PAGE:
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Monodominance at the rainforest edge: case study of Codia mackeeana (Cunoniaceae) in New Caledonia

Ibanez T., Birnbaum P.. 2014. Australian Journal of Botany, 62 (4) : p. 312-321.

DOI: 10.1071/BT14062

Monodominance is unexpected in tropical forests, which usually exhibit rich and diverse flora. Mechanisms leading to monodominant forest are commonly discussed within the theoretical framework of forest succession. One of the central issues for managers is to determine whether monodominance is a non-persistent step in the succession of mixed forest, or a late successional state that persists for several generations. Early successional (post-external disturbance) monodominant forests are likely to be the most common, but studies have focussed on late successional ones (without external disturbance). Here, we investigate monodominance in Codia J.R.Forster & G.Forester (Cunoniaceae) in New Caledonia. Codia forests characteristically occur either as patches within a matrix of mixed forests or as a narrow belt located at the interface between mixed forest and open vegetation. We test the hypothesis that monodominance in Codia is an early and non-persistent step in the secondary succession towards mixed forest through a case study of C. mackeeana. Spatial patterns of canopy level dominance and the regeneration pool in a large C. mackeeana population, as well as along five transects from savanna to mixed forest, support our hypothesis. Establishment of C. mackeeana likely allowed a quick closure of anthropogenic savannas followed by a slow recovery of diversity towards mixed rainforest.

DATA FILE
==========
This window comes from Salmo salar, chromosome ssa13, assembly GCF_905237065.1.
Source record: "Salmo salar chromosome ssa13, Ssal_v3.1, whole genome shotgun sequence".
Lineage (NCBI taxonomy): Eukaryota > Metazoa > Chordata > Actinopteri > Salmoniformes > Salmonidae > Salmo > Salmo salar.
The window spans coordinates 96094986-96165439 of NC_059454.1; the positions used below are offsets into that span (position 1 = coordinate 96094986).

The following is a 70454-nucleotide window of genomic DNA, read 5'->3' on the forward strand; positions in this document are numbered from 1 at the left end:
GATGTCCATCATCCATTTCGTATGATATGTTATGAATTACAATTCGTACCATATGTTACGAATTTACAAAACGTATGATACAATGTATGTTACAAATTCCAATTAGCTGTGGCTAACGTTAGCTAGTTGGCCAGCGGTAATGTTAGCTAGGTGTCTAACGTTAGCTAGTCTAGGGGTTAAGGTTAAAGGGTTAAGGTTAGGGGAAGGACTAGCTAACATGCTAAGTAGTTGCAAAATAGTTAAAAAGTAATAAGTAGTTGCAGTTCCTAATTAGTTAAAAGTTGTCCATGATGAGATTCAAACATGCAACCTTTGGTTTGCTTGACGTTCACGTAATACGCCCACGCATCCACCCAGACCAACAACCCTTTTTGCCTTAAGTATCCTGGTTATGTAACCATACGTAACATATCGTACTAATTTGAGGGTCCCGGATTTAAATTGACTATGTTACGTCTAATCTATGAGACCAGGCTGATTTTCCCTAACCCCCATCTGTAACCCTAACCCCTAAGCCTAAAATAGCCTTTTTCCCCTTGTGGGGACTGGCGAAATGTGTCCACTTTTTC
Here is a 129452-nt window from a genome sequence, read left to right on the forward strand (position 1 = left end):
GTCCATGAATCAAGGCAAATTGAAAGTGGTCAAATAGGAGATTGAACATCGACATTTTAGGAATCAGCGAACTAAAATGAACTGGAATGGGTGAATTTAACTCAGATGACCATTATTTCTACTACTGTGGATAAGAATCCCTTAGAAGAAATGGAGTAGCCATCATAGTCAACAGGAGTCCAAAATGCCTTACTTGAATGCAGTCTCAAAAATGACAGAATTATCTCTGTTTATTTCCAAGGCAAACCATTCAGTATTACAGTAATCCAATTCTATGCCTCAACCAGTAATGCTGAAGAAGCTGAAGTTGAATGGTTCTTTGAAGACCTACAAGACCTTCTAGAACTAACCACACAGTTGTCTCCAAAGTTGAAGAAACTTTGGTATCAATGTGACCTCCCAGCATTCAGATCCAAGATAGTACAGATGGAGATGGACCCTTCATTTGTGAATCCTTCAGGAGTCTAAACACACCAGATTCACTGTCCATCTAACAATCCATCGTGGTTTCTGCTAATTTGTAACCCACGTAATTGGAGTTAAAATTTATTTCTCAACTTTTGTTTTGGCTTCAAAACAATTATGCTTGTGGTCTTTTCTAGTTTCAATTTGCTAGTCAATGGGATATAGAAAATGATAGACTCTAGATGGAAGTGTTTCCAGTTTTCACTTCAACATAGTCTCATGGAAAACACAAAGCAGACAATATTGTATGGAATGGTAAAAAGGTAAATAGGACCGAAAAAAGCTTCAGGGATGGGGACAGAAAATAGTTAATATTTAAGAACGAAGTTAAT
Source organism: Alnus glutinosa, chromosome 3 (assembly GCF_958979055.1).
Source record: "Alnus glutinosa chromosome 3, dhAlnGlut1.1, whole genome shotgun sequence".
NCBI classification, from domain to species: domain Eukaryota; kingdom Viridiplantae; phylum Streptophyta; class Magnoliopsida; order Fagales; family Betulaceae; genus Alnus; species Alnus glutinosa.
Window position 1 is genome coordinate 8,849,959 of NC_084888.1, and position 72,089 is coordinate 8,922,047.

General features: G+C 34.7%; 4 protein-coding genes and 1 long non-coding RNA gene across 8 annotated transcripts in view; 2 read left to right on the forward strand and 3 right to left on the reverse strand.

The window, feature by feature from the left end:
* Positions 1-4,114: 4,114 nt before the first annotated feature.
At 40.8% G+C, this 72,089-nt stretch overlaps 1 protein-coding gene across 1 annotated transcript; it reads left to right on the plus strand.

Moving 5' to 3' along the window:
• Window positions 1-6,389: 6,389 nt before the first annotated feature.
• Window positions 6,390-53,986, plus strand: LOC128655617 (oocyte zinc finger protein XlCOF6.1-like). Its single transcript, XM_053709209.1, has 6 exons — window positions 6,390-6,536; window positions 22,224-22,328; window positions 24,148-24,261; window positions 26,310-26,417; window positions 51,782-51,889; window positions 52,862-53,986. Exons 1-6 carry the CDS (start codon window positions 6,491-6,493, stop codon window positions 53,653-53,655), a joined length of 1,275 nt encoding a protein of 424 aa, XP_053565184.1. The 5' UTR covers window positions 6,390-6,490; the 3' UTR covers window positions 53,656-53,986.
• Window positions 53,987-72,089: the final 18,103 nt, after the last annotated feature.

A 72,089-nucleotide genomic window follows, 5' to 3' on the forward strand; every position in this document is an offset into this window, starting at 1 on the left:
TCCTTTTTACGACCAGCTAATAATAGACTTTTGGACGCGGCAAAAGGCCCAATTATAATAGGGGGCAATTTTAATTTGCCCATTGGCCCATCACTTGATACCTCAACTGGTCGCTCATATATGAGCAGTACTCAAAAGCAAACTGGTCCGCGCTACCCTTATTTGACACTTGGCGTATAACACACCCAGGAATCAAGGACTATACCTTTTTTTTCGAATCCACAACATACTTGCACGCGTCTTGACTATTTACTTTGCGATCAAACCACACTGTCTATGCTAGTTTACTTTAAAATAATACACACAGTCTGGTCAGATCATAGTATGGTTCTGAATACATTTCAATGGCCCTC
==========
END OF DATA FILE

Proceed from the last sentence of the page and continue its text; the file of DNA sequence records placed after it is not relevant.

Mots-clés : cunoniaceae; espèce dominante; succession écologique; Écologie; forêt tropicale humide; forêt mélangée; savane; nouvelle-calédonie; france

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